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(The New York Times)   After millions of dollars spent in testing , the new TSA footwear scanners are still a bomb   (nytimes.com) divider line 35
    More: Fail, TSA, plastic explosives, T.S. Eliot, Orlando International Airport, United States government, home runs, airports  
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4708 clicks; posted to Main » on 25 Aug 2012 at 10:58 AM (2 years ago)   |  Favorite    |   share:  Share on Twitter share via Email Share on Facebook   more»



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2012-08-25 09:05:42 AM  
Well, they just have to keep testing. Every week we read of yet another footwear bomber caught during the shoe removal process. They're catching these guys by the dozens.

RIght?

They must be because nothing blew up right?
 
Pud [TotalFark]
2012-08-25 09:48:40 AM  
It just needs a little more fine tuning. After all, those little old white ladies, and little kids are a tricky lot
 
2012-08-25 11:00:52 AM  
Oh Goddammit, it's been 11 years. Are we ever going to stop being afraid of our own farking shadow? They search your bags at Disney World for Chrissakes. Bin Laden is in Hell laughing his ass off.
 
2012-08-25 11:03:12 AM  
So, we're still going to have our junk juggled?

/I shouldn't complain.
//At least the TSA is interested in inspecting my low hanging fruit.
 
2012-08-25 11:11:48 AM  
I'm confused. The headline implies that testing alone is responsible for the success or failure of shoe bomb detectors. Surely subby isn't that big of a retard, right? RIGHT? RIGHT?
 
2012-08-25 11:12:58 AM  
I always wear loafers when flying. As I go through the line, I just throw the shoes on the scanner conveyor belt with everything else. It's easy and quick to put them back on.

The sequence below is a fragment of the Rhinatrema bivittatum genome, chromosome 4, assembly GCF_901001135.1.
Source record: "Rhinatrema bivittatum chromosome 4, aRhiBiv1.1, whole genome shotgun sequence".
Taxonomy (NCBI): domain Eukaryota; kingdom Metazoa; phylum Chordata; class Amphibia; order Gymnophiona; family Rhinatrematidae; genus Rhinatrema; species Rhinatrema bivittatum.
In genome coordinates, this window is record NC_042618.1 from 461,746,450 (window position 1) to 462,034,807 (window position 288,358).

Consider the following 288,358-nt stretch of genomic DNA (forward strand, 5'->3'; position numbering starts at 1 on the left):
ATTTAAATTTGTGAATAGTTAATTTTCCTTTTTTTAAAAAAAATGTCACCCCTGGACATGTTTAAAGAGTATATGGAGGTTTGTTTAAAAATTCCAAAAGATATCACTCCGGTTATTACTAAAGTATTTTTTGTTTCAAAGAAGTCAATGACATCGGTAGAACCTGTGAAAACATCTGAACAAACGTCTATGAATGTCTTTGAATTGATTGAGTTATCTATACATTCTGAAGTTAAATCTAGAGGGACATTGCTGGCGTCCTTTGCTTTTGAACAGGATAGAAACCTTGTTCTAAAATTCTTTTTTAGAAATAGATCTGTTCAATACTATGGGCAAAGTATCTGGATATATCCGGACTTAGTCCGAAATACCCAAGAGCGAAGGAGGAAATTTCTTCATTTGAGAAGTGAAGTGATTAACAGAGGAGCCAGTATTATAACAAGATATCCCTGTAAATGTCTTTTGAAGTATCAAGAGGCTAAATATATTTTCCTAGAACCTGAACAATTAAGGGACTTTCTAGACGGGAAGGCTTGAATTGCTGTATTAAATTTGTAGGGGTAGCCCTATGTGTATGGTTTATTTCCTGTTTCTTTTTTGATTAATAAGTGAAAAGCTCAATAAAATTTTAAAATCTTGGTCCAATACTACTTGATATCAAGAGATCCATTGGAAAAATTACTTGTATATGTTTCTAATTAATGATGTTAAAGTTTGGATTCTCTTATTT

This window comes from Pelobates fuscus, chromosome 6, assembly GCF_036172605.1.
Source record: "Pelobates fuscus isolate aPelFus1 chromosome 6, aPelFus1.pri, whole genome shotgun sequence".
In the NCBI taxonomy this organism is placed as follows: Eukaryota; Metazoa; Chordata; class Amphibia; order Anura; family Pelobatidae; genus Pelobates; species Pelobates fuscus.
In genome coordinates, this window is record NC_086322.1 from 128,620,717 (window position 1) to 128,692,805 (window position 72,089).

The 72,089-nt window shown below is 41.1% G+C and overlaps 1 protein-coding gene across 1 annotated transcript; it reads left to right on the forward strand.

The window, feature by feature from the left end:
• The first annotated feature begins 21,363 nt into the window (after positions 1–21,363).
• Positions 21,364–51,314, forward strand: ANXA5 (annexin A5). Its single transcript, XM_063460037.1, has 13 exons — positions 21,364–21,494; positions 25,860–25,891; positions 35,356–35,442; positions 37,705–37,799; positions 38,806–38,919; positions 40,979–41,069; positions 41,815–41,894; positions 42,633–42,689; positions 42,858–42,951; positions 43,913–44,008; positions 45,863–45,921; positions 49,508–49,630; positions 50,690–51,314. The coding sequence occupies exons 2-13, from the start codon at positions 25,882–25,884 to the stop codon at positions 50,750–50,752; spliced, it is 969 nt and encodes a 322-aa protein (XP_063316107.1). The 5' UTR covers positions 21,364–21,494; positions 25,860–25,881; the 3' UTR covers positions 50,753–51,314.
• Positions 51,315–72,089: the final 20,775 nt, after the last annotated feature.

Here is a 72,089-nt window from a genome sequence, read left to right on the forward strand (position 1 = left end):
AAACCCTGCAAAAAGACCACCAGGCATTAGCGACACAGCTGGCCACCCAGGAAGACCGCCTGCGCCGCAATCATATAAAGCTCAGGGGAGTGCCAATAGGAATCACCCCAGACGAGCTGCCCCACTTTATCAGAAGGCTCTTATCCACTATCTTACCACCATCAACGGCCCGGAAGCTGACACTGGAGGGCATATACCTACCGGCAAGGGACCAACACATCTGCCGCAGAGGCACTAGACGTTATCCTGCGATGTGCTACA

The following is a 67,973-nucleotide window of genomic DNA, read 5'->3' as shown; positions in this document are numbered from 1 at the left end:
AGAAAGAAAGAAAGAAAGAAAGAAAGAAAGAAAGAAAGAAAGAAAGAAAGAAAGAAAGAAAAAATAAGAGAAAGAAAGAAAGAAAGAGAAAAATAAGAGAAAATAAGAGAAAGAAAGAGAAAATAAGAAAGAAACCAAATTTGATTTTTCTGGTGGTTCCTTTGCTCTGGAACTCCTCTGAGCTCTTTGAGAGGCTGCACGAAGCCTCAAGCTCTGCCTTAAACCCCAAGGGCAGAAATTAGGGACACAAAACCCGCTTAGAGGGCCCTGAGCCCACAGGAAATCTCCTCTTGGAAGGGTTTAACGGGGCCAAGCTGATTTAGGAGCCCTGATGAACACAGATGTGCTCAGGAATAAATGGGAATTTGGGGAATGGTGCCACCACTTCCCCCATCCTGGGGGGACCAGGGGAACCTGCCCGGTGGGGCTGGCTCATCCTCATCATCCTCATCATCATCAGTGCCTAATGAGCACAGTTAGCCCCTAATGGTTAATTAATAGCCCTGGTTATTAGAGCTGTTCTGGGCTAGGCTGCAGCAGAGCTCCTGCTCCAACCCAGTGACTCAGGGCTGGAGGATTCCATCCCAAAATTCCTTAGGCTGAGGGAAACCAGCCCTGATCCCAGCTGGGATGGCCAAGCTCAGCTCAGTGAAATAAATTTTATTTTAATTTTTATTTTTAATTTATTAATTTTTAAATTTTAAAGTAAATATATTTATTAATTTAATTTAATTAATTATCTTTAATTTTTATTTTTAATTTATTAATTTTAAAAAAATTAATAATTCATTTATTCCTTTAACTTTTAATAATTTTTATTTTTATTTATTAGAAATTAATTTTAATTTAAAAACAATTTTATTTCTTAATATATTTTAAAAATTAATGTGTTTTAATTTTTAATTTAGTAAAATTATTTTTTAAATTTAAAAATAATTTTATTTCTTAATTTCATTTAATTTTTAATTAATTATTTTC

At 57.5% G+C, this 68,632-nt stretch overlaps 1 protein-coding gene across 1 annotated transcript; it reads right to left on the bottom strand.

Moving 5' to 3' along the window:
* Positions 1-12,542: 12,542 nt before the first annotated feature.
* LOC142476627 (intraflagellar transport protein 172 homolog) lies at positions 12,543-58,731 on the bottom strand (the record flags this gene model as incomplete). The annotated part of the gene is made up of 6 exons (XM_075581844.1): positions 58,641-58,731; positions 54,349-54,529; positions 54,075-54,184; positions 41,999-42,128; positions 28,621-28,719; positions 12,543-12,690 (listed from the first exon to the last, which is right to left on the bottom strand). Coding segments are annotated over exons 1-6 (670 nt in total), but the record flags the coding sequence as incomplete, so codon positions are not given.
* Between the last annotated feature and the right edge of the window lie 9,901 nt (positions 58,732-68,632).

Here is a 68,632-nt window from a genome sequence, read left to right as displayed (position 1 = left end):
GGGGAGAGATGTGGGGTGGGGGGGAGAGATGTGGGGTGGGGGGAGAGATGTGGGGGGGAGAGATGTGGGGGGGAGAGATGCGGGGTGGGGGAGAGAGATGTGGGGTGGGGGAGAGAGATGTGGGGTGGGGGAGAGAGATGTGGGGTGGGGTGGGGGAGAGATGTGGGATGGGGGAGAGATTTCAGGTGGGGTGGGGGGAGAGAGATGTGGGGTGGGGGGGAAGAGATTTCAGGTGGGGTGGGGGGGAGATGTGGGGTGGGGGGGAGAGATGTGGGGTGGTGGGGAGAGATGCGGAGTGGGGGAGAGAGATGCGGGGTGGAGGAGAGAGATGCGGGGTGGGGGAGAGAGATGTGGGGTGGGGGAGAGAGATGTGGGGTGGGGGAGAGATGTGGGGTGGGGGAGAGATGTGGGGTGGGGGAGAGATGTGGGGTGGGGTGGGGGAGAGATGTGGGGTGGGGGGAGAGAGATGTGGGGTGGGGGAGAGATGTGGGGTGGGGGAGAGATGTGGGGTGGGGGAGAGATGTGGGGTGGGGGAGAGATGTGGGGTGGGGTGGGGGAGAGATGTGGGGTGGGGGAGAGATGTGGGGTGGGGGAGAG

No, it's not right that I'm considered a criminal by the TSA just because I'm traveling. It's just easier for me to pass through their b.s.procedures and get on with my life
 
2012-08-25 11:13:22 AM  

MrHappyRotter: I'm confused. The headline implies that testing alone is responsible for the success or failure of shoe bomb detectors. Surely subby isn't that big of a retard, right? RIGHT? RIGHT?


Whatever you have to tell yourself
 
2012-08-25 11:15:35 AM  
Looks like the machines couldn't cause enough cancer to be justified. But you can bet they were bought and paid for.
 
2012-08-25 11:16:31 AM  

Mugato: Oh Goddammit, it's been 11 years. Are we ever going to stop being afraid of our own farking shadow? They search your bags at Disney World for Chrissakes. Bin Laden is in Hell laughing his ass off.


Security.
Job Security.
and that fact that the paranoid dummies will continue to fall over each other for the politicians who support this crap.

The problem is that stupid dumbass people vote. And the pols will continue to pander to them, rather than doing the "right thing" and ending the madness.
 
2012-08-25 11:18:01 AM  
I just question the whole thinking (or lack thereof) here. It seems like TSA keeps reacting to attempts made to attack planes, but once one of those methods fails, why would they attempt it again? The one major shoe bombing attempt made was such total fail that I just have to imagine that in Conference Cave #2, the al-Qaida project managers are saying "Yeah, let's try something else."

But yet we're blowing millions to try to come up with some damn shoe scanner.
 
2012-08-25 11:18:12 AM  
"Millions of dollars spent".
Those scanners are doing just what they're supposed to do.
 
2012-08-25 11:20:16 AM  
Has already told you that none of their shiat works
i291.photobucket.com
 
2012-08-25 11:20:51 AM  

Mugato: Oh Goddammit, it's been 11 years. Are we ever going to stop being afraid of our own farking shadow? They search your bags at Disney World for Chrissakes. Bin Laden is in Hell laughing his ass off.


this
 
2012-08-25 11:26:33 AM  
Somebody got millions of dollars from the government for doing nothing through a TSA program?

Sounds like the system is working exactly as designed.
 
ows
2012-08-25 11:38:10 AM  
maybe they could hire shoe sniffers. you know, creepy looking guys deeply inhaling ladies pumps and whatnot.
 
2012-08-25 12:05:51 PM  
The TSA needs to stop this Johnny Peepants mentality. Someone who is determined to bring down an aircraft is not going to be stopped by people in imitation police uniforms who execute a completely flawed SOP from a bunch of bureaucrats who are intent on protecting their own turf.

The sad part is that if and when someone is successful in doing something malicious to an aircraft, the TSA would likely get bigger, and even more ineffective.